One of the great things about Paris is that, while walking down the street, you never have to wait long before you find something interesting to take a picture of. The beautifully painted doors of Paris are a highlight. I mostly saw blue doors but, if you do some research, I’m sure you can find one in every colour of the rainbow (sadly, I did not come across any pink or purple ones!). There are books, posters, and calendars available that feature these lovely doors. Here are the ones we came across.
This one might be my favourite shade of blue.
Teal. (I love the female faces, and the carved bearded man overtop the door).
This one has a “shabby-chic” feel to it.
Grey-blue, with a hint of green.
Another rich azure blue.
The same door as above, giving you a quick peek in towards the courtyard.
This red door, found in Montmartre, was my favourite.
A very patriotic door leading to the Petite Luxembourg, which is the home of the Senate President.
The door below was found on the same building as the door above. This door was open because it looks like there’s a shop inside the courtyard.
Fancy door knocker.
Below is the entrance to the Palais Royal metro station at Place Colette (located close to the Louvre). It’s not a blue-painted door but it’s an entrance, so it kind of fits the theme, right?
This design features large, coloured glass beads and was created in 2000 to commemorate 100-years of the Palais Royal metro line. The work is called “Kiosk of the Night Walkers” and was created by Jean-Michael Othoniel.
From across the street.
Some of the metro stations in Paris are very creative! The one that Neil and I used quite a bit, Arts et Métiers, is meant to look like the inside of a submarine (complete with portholes!). It was designed by François Schuiten, a Belgian comic-book artist, who took inspiration from Jules Verne. The station’s makeover in 1994 marked the 200th anniversary of the nearby National Conservatory of Arts and Crafts.
Neil standing in the Arts et Métiers station.
A discussion on Parisian metro stations wouldn’t be complete without mentioning Hector Guimard, a French architect who is the best known representative of the decorative Art Nouveau style (circa 1890-1910). He was hired to design the first entrances to the underground metro in Paris. 141 of them were made between 1900-1913, and consisted of cast iron and glass.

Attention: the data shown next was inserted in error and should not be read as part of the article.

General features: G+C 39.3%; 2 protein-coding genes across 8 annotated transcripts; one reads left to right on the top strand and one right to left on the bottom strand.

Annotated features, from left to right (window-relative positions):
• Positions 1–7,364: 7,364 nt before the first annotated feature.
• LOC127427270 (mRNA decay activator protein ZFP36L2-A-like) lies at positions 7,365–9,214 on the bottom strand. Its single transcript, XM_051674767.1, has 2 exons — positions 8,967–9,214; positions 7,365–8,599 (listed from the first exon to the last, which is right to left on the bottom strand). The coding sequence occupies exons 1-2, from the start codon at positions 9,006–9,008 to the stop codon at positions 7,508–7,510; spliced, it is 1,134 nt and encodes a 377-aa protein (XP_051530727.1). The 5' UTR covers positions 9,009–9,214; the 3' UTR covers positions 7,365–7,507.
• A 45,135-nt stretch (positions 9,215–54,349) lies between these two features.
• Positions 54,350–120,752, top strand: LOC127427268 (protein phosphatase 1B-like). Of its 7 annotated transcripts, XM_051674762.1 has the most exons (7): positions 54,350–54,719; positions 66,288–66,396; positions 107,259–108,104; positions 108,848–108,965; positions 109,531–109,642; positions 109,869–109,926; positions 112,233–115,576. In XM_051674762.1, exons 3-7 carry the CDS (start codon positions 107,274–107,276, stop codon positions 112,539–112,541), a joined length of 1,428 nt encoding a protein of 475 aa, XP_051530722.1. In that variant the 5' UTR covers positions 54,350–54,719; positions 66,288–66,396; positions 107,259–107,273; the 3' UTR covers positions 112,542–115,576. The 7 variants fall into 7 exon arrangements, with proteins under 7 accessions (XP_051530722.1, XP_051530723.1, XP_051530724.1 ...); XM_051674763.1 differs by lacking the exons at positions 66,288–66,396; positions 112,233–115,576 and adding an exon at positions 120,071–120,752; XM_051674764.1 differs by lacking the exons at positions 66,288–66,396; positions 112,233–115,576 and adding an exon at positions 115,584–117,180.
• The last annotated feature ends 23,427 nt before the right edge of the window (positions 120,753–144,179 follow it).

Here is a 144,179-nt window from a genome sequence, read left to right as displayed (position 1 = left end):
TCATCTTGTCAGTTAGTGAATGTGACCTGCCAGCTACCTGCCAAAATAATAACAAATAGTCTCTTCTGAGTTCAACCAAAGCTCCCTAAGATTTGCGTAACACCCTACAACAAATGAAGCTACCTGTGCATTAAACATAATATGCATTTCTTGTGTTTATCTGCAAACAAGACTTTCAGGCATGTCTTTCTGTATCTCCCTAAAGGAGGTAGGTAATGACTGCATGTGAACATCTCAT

Signs located at the top of the stairs featured a distinct lettering style that read Metropolitain. The signs were supported by two columns shaped like plant stalks, often compared to lily-of-the-valley, and contain two red-orange lamps.
Sadly, Guimard’s designs were not appreciated by everyone. Although they were generally well-received, critics stated that the green paint was “too German”, the lettering was “un-French”, and the lamps were described as “frog-eyed.” Many of his station entrances were later demolished, often replaced by those with a more plain design. Shortly before World War II, it was suggested that the remaining ones be scrapped for their metal. Thankfully, this did not happen. 86 of these entrances remain today, and were listed as historical monuments in 1965 and 1978.
Another thing you’ll see as you tour Paris are different 8-bit pixel art mosaics made from ceramic tiles. Some are larger than others, featuring an assortment of characters. Many of the ones that can be seen are low-res aliens who look like they came from the game Space Invaders. Indeed, the street artist who kicked off the trend uses the pseudonym Invader. The artist began adding the mosaics to the streets of Paris in the 1990s, and soon added more in other cities in France and around the world. Neil and I saw them in quite a few places on our European travels.
My favourite mosaic was the one shown below, of Alice in Wonderland.
This was on a street just one or two over from the apartment we were staying in, so we got to see her nearly everyday!
This one is pretty cute.
A dinosaur from Bubble Bobble?
I liked this Cheshire Cat piece as well.